In a recent New York Times op-ed column, David Brooks claimed to discover a “moral vacuum in the House of Trump.” Brooks noted that President Trump’s grandfather operated a bordello during the Alaska Gold Rush; Trump’s success-obsessed father used various accounting measures to collect an extra $15 million in rent (in today’s dollars) from a government housing program; and Trump’s son Donald Jr. “seems to be simply oblivious to the idea that ethical concerns could possibly play a role in everyday life.”
To Brooks, this disturbing narrative suggests that over four generations “the Trump family has built an enveloping culture that is beyond good and evil. The Trumps have an ethic of loyalty to one another. . . . But beyond that there is no attachment to any external moral truth or ethical code. There is just naked capitalism.”
As a former editor of Family Business magazine as well as the author of a book on genealogy, I found this exercise in pop sociology dismaying. Brooks has muddied a legitimate issue — the egregious behavior of several members of the Trump family — by perpetuating a popular but fallacious myth: the notion that whole families can be classified as “good” or “bad.”
Ever since Tolstoy (in Anna Karenina) famously divided the world into happy and unhappy families, conventional wisdom has routinely stamped families as “rich,” “poor,” “good,” “evil,” “effective,” or “dysfunctional.” To be sure, it’s great fun to generalize about the Kennedys, Rockefellers, and Bushes — not to mention seemingly dysfunctional families like the Mondavis and Guccis or seemingly malevolent ones like the Koch brothers.
But do these generalizations make any sense? Some individuals are surely more capable, reliable, creative, and ethical than others. But families are complex, constantly shifting organisms that defy simplistic labels, if only because their survival depends upon replenishing their gene pools through marriages to unpredictable outsiders. Perhaps for that reason, several recent academic studies have concluded there’s often greater personality and income variation within families than between families, and that sibling rivalries and cousin jealousies are the rule rather than the exception, if only because parents, spouses, and children instinctively tend to carve out niches for themselves within the family. Maybe one will be the team leader, another the team player, another the rebel, another the artist, another the hippie, and so on.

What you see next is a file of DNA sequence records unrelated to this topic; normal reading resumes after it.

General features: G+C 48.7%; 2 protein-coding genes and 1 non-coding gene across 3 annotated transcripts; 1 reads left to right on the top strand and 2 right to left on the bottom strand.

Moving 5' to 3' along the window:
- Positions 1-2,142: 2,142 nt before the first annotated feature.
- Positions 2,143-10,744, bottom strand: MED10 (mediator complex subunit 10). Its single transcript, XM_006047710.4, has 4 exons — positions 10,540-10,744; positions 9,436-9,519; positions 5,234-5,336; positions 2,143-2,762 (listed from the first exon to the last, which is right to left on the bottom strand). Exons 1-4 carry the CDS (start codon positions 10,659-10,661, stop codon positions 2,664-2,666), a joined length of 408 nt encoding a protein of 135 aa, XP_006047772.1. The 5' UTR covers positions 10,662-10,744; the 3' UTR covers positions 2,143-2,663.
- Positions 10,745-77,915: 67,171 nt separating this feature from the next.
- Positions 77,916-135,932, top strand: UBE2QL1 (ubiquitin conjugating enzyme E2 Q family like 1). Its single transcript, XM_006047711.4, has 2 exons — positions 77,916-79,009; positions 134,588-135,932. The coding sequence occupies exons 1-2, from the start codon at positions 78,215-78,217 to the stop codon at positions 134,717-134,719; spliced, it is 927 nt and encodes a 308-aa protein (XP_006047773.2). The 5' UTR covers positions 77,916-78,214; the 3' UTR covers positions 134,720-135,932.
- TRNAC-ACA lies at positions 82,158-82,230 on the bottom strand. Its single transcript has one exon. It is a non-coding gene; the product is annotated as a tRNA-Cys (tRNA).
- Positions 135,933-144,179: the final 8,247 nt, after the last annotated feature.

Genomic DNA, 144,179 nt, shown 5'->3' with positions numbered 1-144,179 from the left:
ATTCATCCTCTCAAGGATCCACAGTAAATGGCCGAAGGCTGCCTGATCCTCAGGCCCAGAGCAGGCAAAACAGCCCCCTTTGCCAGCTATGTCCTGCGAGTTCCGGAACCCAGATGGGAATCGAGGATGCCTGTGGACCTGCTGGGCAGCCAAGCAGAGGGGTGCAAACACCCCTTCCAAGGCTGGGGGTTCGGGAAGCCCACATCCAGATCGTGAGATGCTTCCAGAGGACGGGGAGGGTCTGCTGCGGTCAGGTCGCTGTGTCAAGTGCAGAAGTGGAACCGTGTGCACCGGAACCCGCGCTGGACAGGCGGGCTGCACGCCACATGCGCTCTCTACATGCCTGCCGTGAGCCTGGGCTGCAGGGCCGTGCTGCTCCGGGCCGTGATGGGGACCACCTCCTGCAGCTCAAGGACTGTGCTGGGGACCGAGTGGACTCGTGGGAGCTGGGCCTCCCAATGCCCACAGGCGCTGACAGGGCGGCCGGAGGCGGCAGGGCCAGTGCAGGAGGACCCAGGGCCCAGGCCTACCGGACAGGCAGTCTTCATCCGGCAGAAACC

Einstein and Eisenhower
To put it another way: If you’re a 40-year-old first-born woman, you’re likely to have more in common with an unrelated 40-year-old first-born woman than with, say, your 35-year-old younger brother.
This perception explains why, for example, Albert Einstein’s parents and siblings were merely ordinary; why a financial titan like J.P. Morgan Sr. produced a son who was an empty suit; and why many a U.S. president had some sibling he wished he could hide in a closet. (No doubt you recall Jimmy Carter’s beer-swilling brother Billy and Bill Clinton’s equally embarrassing half-brother Roger.) It explains why Dwight D. Eisenhower had one brother (Milton) who was a liberal intellectual and another brother (Edgar) who joined the John Birch Society; why William Bulger was a respected politician and university president, while his older brother James “Whitey” Bulger was a murderous crime boss. It explains why Richard Mellon Scaife actively supported conservative causes while his sister Cordelia Scaife May championed liberal causes just as zealously. It also explains why Theodore, Franklin, and Eleanor Roosevelt made such good use of their remarkable gene pool even as their own children were overwhelmed by the same legacy.
Hope for Barron and Tiffany?
Memo to David Brooks: Sometimes apples fall close to the tree, and sometimes they roll very far away. Besides, a tree has many branches. When it came to ancestral role models, young Donald Trump had two parents, four grandparents, and eight great-grandparents to choose from. Or he could, like Abraham Lincoln or Thomas Edison, have struck off in an entirely new direction. (Come to think of it, I’m the first journalist in my family.)
Who succeeds within a family? According to Dalton Conley, director of New York University’s Center for Advanced Social Science Research, the answer “turns out to be not all that different from explanations of who succeeds across families: the timing of economic shocks to the household, gender norms, even cultural changes taking place in society.” Next time someone tells you that “the Trumps should act more like the Kennedys,” ask: which Trumps? And which Kennedys? And if Ivanka, Donald Jr., and Eric have fallen ludicrously close to their father’s tree — well, there’s always hope for Tiffany and Barron.